As lovers of all things hot and spicy, every south Asian country has their own version of a chili sambal. In Malay cuisine it may be the slightly sweet and spicy deep red sambal chili served with nasi lemak. In Chinese cuisine the tangy and spicy chili that is served with a Hainan chicken rice. In Thai cuisine the tear inducing dips spiked with plenty of bird’s eye chilies. In Indian cuisine the plethora of spicy chutneys and pickles eaten with almost everything.
And for Sri Lankans it is the simple katta sambol that awakens the taste buds and works as a perfect accompaniment to a myriad of favourites – ranging from pol roti to yams to milk rice to pittu to hoppers to anything else in between.
Making a katta sambol requires the minimum number of ingredients but would require either a grinder, blender or a small mortar and pestle. On days that I feel like putting in a bit of elbow grease, I opt to use the mortar and pestle, but on most days I settle for the convenience of a small electric grinder.
- 10 Small red onions or shallots
- 8-10 Dried red chilies (or a mix of red chili flakes)
- 1 Sprig of curry leaves
- A handful of maldive fish flakes (optional)
- Salt and lime to taste
- ¾ Tsp bit of red chili powder
- Add in the dried red chilies, salt and the curry leaves into a grinder and grind until fine.
- Add in the red onions and continue to grind until the onions are well incorporated into the chilies. You may leave it as chunky or as smooth as you wish.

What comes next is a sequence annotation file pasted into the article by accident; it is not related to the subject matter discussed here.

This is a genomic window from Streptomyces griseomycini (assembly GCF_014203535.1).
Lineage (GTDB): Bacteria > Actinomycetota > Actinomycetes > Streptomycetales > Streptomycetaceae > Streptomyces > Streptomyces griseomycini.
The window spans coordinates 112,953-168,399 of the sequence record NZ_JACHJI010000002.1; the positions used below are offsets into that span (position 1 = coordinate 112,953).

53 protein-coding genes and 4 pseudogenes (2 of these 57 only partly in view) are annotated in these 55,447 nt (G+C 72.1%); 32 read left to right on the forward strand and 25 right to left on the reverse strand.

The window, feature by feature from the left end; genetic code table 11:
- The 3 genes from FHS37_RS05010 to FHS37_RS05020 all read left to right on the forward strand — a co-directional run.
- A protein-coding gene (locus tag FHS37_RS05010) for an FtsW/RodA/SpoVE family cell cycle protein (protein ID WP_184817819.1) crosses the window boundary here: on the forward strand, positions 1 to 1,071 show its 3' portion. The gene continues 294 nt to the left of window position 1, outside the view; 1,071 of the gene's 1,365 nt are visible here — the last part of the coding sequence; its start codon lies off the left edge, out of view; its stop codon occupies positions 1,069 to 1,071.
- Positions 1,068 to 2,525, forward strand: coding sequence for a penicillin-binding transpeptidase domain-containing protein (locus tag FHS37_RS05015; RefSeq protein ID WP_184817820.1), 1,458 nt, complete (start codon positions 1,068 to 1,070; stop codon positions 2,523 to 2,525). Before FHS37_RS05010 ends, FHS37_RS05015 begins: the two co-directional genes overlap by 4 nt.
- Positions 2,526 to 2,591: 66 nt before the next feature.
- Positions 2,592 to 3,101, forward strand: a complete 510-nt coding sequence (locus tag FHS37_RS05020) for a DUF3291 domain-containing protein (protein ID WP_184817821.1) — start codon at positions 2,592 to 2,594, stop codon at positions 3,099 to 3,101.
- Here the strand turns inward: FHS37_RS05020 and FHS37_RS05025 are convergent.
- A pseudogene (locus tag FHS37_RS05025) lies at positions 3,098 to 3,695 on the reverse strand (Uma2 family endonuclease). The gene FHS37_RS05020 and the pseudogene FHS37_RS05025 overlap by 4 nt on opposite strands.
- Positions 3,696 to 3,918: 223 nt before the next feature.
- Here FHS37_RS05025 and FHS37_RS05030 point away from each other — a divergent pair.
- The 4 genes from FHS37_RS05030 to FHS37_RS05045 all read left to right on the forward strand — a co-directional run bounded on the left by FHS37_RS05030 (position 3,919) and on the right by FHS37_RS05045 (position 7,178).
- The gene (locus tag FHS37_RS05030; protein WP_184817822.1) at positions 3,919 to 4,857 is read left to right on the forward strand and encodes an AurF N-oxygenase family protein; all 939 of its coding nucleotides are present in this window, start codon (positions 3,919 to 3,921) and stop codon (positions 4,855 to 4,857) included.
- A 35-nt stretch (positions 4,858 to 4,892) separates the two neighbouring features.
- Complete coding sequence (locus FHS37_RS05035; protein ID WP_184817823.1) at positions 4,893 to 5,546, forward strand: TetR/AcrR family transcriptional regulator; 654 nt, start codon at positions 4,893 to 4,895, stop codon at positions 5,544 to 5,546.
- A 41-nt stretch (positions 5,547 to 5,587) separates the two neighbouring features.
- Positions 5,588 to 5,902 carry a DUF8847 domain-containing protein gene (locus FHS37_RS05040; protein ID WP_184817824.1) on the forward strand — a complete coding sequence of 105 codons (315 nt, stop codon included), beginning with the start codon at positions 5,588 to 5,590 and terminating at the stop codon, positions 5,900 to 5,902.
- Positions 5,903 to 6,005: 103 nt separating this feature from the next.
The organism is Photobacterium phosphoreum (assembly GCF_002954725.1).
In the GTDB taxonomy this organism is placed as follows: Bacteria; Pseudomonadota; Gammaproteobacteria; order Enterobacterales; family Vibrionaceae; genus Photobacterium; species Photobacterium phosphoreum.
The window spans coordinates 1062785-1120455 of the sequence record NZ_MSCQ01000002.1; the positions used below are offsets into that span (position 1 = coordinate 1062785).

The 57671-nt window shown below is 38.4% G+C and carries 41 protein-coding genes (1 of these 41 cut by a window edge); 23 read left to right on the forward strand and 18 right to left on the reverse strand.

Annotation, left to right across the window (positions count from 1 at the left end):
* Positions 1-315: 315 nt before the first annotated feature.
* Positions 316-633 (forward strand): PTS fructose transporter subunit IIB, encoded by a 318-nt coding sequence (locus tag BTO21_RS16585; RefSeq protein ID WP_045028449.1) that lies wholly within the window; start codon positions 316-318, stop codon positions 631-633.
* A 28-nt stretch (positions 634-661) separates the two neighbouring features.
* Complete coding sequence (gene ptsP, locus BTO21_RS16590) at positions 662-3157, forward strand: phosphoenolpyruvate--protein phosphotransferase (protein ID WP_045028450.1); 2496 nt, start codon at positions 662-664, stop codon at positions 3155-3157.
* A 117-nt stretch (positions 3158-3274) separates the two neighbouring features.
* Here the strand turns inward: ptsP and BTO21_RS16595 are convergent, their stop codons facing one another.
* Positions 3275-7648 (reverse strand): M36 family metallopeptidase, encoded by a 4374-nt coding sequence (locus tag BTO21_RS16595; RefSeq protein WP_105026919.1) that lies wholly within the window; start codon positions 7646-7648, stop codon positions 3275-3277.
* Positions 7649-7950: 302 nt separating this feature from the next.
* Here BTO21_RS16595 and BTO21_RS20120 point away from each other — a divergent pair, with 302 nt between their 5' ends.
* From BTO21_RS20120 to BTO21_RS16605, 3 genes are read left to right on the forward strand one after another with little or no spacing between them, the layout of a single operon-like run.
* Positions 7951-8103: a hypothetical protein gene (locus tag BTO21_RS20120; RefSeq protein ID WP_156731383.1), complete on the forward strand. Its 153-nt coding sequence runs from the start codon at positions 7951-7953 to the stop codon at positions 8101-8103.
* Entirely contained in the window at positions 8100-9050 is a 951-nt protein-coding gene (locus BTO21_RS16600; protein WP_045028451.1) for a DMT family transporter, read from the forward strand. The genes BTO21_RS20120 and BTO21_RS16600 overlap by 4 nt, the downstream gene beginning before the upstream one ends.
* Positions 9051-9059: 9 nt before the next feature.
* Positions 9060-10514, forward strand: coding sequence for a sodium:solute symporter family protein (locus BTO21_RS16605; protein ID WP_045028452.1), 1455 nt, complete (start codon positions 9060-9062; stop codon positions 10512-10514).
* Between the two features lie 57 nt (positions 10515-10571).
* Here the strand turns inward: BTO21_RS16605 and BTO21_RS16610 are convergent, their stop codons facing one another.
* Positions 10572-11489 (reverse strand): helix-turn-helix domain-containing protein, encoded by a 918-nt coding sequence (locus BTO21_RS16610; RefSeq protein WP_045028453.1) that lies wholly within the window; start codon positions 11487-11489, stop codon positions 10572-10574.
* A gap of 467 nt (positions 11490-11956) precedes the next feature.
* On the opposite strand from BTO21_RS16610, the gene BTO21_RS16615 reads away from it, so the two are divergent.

- Next, add in the maldive fish flakes and grind for one final time. This can be makes as a completely vegetarian side dish by omitting the maldive fish, but it is indeed a lovely addition of both flavor and texture.
- Lastly add in salt & a generous squeeze of lime to taste and a bit of red chili powder to brighten up the hue of the katta sambol.
- Though curry leaves are not traditionally added into a katta sambol, I love the deep herby flavour it imparts. You may omit if unavailable
- You may use 2 x medium red onions (Bombay onions) if you are not able to find small red onions, but red onions definitely taste better for katta sambol
- Maldive fish is a smoked, dried and flaked tuna which is produced mostly in the Maldive Islands. It is a very uncommon ingredient which is uniquely and most commonly used in Sri Lankan cuisine. This is almost equivalent to a belachan in Singaporean/ Malaysian cuisine and totally optional – but a lovely addition to many Sri Lankan dishes ranging from sambols to rotis to even curries.
- If you are not able to get your hands on maldive fish flakes, you can also add in a few pieces of pan roasted dry sprats for a similar flavor
- You can also replace the lime with tomatoes for a milder taste but do be warned this will make the katta sambol a tad runny
- Mix in a handful of shredded coconut and a few more ingredients and you are on your way to make a Sri Lankan Pol Sambol too.
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